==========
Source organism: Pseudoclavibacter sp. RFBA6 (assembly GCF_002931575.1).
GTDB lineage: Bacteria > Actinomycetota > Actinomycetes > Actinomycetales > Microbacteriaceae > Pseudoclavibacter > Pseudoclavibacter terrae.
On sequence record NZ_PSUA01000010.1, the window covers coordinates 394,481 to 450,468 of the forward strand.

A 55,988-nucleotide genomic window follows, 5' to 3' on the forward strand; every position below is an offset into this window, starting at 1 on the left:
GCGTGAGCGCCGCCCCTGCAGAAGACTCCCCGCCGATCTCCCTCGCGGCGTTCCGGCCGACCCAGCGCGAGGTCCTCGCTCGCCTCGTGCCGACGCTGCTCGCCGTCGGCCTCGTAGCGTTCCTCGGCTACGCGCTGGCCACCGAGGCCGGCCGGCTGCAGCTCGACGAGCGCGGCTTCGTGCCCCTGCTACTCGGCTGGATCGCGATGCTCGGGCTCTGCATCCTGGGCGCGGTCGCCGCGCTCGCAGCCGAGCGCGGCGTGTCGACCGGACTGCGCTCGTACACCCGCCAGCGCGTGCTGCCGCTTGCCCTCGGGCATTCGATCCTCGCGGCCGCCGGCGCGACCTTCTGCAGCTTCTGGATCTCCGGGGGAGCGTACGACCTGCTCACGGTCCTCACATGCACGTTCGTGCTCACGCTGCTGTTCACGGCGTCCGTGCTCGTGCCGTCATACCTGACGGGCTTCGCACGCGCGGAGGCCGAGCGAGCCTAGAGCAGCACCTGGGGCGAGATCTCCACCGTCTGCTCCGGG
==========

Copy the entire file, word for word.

Source organism: Pseudoclavibacter sp. RFBA6 (assembly GCF_002931575.1).
GTDB lineage: Bacteria > Actinomycetota > Actinomycetes > Actinomycetales > Microbacteriaceae > Pseudoclavibacter > Pseudoclavibacter terrae.
On sequence record NZ_PSUA01000010.1, the window covers coordinates 394,481 to 450,468 of the forward strand.

A 55,988-nucleotide genomic window follows, 5' to 3' on the forward strand; every position below is an offset into this window, starting at 1 on the left:
GCGTGAGCGCCGCCCCTGCAGAAGACTCCCCGCCGATCTCCCTCGCGGCGTTCCGGCCGACCCAGCGCGAGGTCCTCGCTCGCCTCGTGCCGACGCTGCTCGCCGTCGGCCTCGTAGCGTTCCTCGGCTACGCGCTGGCCACCGAGGCCGGCCGGCTGCAGCTCGACGAGCGCGGCTTCGTGCCCCTGCTACTCGGCTGGATCGCGATGCTCGGGCTCTGCATCCTGGGCGCGGTCGCCGCGCTCGCAGCCGAGCGCGGCGTGTCGACCGGACTGCGCTCGTACACCCGCCAGCGCGTGCTGCCGCTTGCCCTCGGGCATTCGATCCTCGCGGCCGCCGGCGCGACCTTCTGCAGCTTCTGGATCTCCGGGGGAGCGTACGACCTGCTCACGGTCCTCACATGCACGTTCGTGCTCACGCTGCTGTTCACGGCGTCCGTGCTCGTGCCGTCATACCTGACGGGCTTCGCACGCGCGGAGGCCGAGCGAGCCTAGAGCAGCACCTGGGGCGAGATCTCCACCGTCTGCTCCGGG